"Bat am" is a popular type of music in the north of Vietnam. It usually performs at festivals, tutelary god worshipping festivals, and funerals. Long ago, it consisted of eight musical instruments made of 8 different materials - earth, metal, wood, stone, leather, gourd, bamboo, and silk. "Bat am" means eight different musical instruments with eight different timbres.
|Artisan Vu Quang Lien fine-tunes a musical instrument in the "Bat am" orchestra of Tri Chi hamlet. (Photo: VOV)
At the age of 86, artisan Vu Quang Lien is still passionate about preserving and teaching traditional musical instruments, especially to the young people of Tri Chi hamlet, Phu Xuyen district, Hanoi. Lien said Phu Xuyen’s Bat am is based on Nha Nhac, Hue royal court music.
“My village had a tradition of making palm-leaf raincoats. While in Hue to sell the raincoats, our predecessors had opportunities to attend traditional festivals there and enjoyed Hue royal court music. When they came home, they invented different kinds of musical instruments made from bamboo, coconut, and horsehair. Those musical instruments are still being used today.”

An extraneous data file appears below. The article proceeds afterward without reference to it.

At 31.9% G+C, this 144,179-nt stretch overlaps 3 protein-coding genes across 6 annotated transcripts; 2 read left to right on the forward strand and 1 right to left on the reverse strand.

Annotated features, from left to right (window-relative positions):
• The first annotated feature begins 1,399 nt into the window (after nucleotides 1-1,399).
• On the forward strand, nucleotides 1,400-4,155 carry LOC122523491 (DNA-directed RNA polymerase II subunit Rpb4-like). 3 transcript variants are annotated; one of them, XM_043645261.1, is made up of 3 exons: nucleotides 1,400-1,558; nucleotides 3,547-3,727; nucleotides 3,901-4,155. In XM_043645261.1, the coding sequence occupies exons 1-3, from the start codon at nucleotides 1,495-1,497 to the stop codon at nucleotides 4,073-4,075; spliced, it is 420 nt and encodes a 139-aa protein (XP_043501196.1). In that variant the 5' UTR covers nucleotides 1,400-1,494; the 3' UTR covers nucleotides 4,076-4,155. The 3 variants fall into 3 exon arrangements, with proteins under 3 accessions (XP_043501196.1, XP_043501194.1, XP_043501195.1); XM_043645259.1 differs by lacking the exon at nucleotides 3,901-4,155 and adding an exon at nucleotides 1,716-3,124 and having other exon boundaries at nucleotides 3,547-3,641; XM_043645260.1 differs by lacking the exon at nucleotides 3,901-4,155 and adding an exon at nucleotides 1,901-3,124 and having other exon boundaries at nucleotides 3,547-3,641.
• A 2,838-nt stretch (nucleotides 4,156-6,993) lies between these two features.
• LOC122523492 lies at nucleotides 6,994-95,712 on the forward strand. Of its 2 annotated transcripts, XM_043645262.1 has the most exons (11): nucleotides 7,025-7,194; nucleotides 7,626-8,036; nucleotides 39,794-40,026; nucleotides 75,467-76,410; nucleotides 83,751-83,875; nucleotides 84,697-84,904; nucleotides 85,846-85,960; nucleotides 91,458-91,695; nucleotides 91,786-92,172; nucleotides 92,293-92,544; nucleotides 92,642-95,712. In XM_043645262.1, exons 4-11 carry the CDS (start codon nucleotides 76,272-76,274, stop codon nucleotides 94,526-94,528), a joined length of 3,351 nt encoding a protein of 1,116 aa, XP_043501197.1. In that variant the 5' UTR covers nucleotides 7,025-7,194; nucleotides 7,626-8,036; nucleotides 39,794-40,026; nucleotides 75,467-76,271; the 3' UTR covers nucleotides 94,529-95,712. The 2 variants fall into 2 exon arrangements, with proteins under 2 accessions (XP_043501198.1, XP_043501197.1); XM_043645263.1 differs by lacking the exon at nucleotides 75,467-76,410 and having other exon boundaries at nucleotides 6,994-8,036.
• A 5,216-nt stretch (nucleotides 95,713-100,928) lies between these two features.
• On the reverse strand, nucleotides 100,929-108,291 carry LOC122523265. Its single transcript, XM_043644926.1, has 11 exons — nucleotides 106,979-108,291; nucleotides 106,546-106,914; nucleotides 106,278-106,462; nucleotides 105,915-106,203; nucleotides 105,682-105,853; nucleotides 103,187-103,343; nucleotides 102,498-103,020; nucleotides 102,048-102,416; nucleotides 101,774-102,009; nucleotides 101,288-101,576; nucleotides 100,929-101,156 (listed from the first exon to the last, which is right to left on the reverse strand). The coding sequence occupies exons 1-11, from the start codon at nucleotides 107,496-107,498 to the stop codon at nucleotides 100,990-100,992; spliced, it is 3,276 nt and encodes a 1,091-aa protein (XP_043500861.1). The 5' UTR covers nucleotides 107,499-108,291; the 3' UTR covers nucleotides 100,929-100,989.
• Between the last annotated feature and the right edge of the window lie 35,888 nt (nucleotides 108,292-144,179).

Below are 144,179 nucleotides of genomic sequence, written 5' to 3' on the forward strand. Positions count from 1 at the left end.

The villagers also invented a "Bat am" orchestra, which, despite the influence of Hue royal court music, still had the rustic flavor of rural areas in the north. For many years, Bat am music was played at the communal house for all rituals, festivals, and Lunar New Year celebrations in Tri Chi village, said Mr. Lien.
“In a 'Bat am' orchestra, the flute is the lead sound that other instruments need to follow to create a perfect harmony.”
|Ngo Van Dai plays the flute for the Bat am orchestra in Tri Chi hamlet (Photo: VOV)
Many free "Bat am" music classes have been opened in Tri Chi hamlet.
“It took me 5 years to play musical instruments. First, I learned to play the flute. Then, it took me 3 years to learn to play the erhu,” said Ngo Van Dai, a member of the local "Bat am" orchestra.
“It takes 3 years to master the skills needed to play ritual drums because the player needs to accompany other musical instruments. It’s more difficult than playing festive drums,” said member Vu Xuan Thang.
According to Mr. Vu Quang Dung of the Vietnam Academy of Social Sciences, the Tri Chi artists have been a great inspiration in raising people’s awareness of the importance of preserving Vietnam’s cultural heritages.
“I’m delighted that the younger generation is continuing the tradition. The local authorities need to focus more on young people and get them involved in local festivals, which is the soul of tradition and culture,” he said.